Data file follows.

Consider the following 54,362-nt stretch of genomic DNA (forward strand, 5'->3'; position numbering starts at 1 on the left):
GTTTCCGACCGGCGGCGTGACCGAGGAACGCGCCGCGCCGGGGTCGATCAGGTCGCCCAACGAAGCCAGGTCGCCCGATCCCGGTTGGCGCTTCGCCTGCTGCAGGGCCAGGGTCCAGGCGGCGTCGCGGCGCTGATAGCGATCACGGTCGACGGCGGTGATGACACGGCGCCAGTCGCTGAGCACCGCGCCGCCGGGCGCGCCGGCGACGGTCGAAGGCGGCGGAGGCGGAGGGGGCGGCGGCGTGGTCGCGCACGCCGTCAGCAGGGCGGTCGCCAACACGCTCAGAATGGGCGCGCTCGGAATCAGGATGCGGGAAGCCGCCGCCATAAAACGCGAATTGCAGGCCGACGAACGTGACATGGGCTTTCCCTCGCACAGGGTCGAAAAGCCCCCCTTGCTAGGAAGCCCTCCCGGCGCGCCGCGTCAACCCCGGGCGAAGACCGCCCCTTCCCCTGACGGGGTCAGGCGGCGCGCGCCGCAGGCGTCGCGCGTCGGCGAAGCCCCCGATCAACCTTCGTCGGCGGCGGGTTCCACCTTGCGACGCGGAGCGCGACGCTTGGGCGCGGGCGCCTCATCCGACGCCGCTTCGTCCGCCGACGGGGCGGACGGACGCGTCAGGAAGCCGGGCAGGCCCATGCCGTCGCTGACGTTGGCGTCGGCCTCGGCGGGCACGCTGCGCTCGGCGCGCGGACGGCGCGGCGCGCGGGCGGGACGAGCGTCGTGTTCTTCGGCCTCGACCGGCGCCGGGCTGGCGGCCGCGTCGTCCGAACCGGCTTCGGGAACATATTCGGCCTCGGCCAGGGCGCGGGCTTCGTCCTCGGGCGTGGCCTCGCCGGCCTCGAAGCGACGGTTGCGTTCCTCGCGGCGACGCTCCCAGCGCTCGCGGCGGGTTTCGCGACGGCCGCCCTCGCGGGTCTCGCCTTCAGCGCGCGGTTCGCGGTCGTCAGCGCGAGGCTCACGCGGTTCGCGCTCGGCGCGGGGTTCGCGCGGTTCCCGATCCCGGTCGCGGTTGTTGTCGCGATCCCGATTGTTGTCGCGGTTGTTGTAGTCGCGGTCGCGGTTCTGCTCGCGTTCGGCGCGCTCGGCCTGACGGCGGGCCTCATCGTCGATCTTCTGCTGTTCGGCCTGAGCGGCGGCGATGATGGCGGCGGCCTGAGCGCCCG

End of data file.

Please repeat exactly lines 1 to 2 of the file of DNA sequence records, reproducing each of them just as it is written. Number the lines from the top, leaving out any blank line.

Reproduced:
Consider the following 54,362-nt stretch of genomic DNA (forward strand, 5'->3'; position numbering starts at 1 on the left):
GTTTCCGACCGGCGGCGTGACCGAGGAACGCGCCGCGCCGGGGTCGATCAGGTCGCCCAACGAAGCCAGGTCGCCCGATCCCGGTTGGCGCTTCGCCTGCTGCAGGGCCAGGGTCCAGGCGGCGTCGCGGCGCTGATAGCGATCACGGTCGACGGCGGTGATGACACGGCGCCAGTCGCTGAGCACCGCGCCGCCGGGCGCGCCGGCGACGGTCGAAGGCGGCGGAGGCGGAGGGGGCGGCGGCGTGGTCGCGCACGCCGTCAGCAGGGCGGTCGCCAACACGCTCAGAATGGGCGCGCTCGGAATCAGGATGCGGGAAGCCGCCGCCATAAAACGCGAATTGCAGGCCGACGAACGTGACATGGGCTTTCCCTCGCACAGGGTCGAAAAGCCCCCCTTGCTAGGAAGCCCTCCCGGCGCGCCGCGTCAACCCCGGGCGAAGACCGCCCCTTCCCCTGACGGGGTCAGGCGGCGCGCGCCGCAGGCGTCGCGCGTCGGCGAAGCCCCCGATCAACCTTCGTCGGCGGCGGGTTCCACCTTGCGACGCGGAGCGCGACGCTTGGGCGCGGGCGCCTCATCCGACGCCGCTTCGTCCGCCGACGGGGCGGACGGACGCGTCAGGAAGCCGGGCAGGCCCATGCCGTCGCTGACGTTGGCGTCGGCCTCGGCGGGCACGCTGCGCTCGGCGCGCGGACGGCGCGGCGCGCGGGCGGGACGAGCGTCGTGTTCTTCGGCCTCGACCGGCGCCGGGCTGGCGGCCGCGTCGTCCGAACCGGCTTCGGGAACATATTCGGCCTCGGCCAGGGCGCGGGCTTCGTCCTCGGGCGTGGCCTCGCCGGCCTCGAAGCGACGGTTGCGTTCCTCGCGGCGACGCTCCCAGCGCTCGCGGCGGGTTTCGCGACGGCCGCCCTCGCGGGTCTCGCCTTCAGCGCGCGGTTCGCGGTCGTCAGCGCGAGGCTCACGCGGTTCGCGCTCGGCGCGGGGTTCGCGCGGTTCCCGATCCCGGTCGCGGTTGTTGTCGCGATCCCGATTGTTGTCGCGGTTGTTGTAGTCGCGGTCGCGGTTCTGCTCGCGTTCGGCGCGCTCGGCCTGACGGCGGGCCTCATCGTCGATCTTCTGCTGTTCGGCCTGAGCGGCGGCGATGATGGCGGCGGCCTGAGCGCCCG